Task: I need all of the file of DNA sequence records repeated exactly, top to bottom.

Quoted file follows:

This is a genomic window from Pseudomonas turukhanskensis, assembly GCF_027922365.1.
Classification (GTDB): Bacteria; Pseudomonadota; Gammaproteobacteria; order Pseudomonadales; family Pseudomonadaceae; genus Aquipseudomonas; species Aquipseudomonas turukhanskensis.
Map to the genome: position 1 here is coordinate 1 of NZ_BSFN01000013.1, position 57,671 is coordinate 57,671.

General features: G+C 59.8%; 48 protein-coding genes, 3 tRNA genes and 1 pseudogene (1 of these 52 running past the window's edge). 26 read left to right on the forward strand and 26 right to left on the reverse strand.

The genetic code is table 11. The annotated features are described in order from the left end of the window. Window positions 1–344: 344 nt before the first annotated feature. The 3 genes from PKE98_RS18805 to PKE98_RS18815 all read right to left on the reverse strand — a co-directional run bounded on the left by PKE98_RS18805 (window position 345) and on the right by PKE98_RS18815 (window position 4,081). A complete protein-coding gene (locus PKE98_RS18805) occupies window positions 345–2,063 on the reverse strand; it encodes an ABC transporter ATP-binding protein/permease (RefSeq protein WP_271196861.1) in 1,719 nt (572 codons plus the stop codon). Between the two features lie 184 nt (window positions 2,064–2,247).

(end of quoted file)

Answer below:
This is a genomic window from Pseudomonas turukhanskensis, assembly GCF_027922365.1.
Classification (GTDB): Bacteria; Pseudomonadota; Gammaproteobacteria; order Pseudomonadales; family Pseudomonadaceae; genus Aquipseudomonas; species Aquipseudomonas turukhanskensis.
Map to the genome: position 1 here is coordinate 1 of NZ_BSFN01000013.1, position 57,671 is coordinate 57,671.

General features: G+C 59.8%; 48 protein-coding genes, 3 tRNA genes and 1 pseudogene (1 of these 52 running past the window's edge). 26 read left to right on the forward strand and 26 right to left on the reverse strand.

The genetic code is table 11. The annotated features are described in order from the left end of the window. Window positions 1–344: 344 nt before the first annotated feature. The 3 genes from PKE98_RS18805 to PKE98_RS18815 all read right to left on the reverse strand — a co-directional run bounded on the left by PKE98_RS18805 (window position 345) and on the right by PKE98_RS18815 (window position 4,081). A complete protein-coding gene (locus PKE98_RS18805) occupies window positions 345–2,063 on the reverse strand; it encodes an ABC transporter ATP-binding protein/permease (RefSeq protein WP_271196861.1) in 1,719 nt (572 codons plus the stop codon). Between the two features lie 184 nt (window positions 2,064–2,247).